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Pessimism about the labour market is overdone

“THE SHIPPING NEWS”, a novel about family history in Newfoundland by Annie Proulx, includes a passage about work. Jack, a former fisherman, explains how the local economy changed after the province joined Canada in 1949. Fishing went into decline, and with it a life that was “hard” but where “a man did what he wanted”. Manufacturing rose in its place, offering jobs where men sheltered indoors, away from the elements, and did what they were told. Today, politicians on all sides say that jobs in manufacturing represent good, honest work and lament their demise. Jack thought they were utterly miserable.

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For as long as capitalism has existed people have worried about labour markets. Why is this so? Perhaps it is because they produce inequalities that even the most right-wing know are not really fair. Perhaps it is because they are always changing, and people are resistant to new ways. But it is also because labour markets produce uncomfortable trade-offs. The rise of the factory gave workers more pay but less autonomy. Trade unions boosted workers’ wages but reduced employment. As textual analysis of books shows, at different times authors have worried about different problems linked to work.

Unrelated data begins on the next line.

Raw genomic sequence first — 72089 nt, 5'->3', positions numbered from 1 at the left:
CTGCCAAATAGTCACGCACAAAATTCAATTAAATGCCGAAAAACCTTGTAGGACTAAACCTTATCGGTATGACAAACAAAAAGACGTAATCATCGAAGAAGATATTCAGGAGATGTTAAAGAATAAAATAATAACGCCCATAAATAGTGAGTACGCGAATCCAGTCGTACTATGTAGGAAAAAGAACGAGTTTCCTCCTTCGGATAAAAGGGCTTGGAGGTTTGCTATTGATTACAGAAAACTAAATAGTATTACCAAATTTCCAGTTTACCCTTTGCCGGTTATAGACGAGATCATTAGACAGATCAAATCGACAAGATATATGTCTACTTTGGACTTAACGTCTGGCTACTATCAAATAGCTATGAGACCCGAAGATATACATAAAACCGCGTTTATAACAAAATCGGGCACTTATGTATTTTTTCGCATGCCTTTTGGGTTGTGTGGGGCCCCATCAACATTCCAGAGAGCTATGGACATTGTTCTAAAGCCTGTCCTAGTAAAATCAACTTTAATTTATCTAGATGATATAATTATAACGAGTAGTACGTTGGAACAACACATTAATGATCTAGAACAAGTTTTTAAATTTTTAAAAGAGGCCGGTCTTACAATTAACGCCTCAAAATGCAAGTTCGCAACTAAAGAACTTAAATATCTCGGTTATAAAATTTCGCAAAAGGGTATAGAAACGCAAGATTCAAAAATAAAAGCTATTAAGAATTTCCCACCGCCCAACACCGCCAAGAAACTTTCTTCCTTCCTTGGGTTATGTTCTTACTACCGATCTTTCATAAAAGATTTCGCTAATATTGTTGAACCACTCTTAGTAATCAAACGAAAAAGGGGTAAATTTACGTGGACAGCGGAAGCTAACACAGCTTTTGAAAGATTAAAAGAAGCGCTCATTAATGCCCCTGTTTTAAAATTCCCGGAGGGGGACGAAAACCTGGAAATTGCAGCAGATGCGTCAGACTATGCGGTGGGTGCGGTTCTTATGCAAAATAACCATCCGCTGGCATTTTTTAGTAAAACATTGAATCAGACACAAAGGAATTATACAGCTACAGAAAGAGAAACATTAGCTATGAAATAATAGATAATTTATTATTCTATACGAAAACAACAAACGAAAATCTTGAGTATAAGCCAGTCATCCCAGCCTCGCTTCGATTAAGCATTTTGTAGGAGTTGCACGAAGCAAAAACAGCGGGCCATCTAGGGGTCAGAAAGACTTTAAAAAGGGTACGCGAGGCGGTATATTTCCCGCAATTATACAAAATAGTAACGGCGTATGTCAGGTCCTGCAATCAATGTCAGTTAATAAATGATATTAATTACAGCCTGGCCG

The modern labour market has similar trade-offs. Yet this special report has argued that before covid-19, it was working fairly well. Contrary to popular belief, work was both more plentiful and more rewarding. Overall wage growth was not as strong as many hoped; but low pay was falling and job satisfaction was rising. There was no sign of an ever-growing “precariat”.

The pandemic has been catastrophic. Yet it may presage improvements in the world of work. The shift to remote work may make many people happier and more productive. It is unlikely to encourage job-killing robots. And it is forcing policymakers to acknowledge some difficult truths about whose interests today’s economy serves best.

Reform or perish

Politicians have more to do. Some reforms have long been called for. Dismantling occupational-licensing barriers would mean more jobs and lower prices. More liberal immigration regimes would boost innovation.

But the pandemic highlights two other necessary changes. The first concerns welfare. It turns out that in recessions sending cold, hard cash to families, especially poor ones, can do much good. America massively boosted the value of unemployment-insurance payments. Poorer households’ incomes held up, and America’s economic bounceback was one of the world’s strongest because people had money to spend.

Outside recessions, there is still more to do. Boosting in-work payments does a lot to reduce poverty, as America’s latest stimulus package will show. But it is of less use to those who are out of work altogether. Simply lavishing the unemployed with public funds may discourage them from finding work; but…

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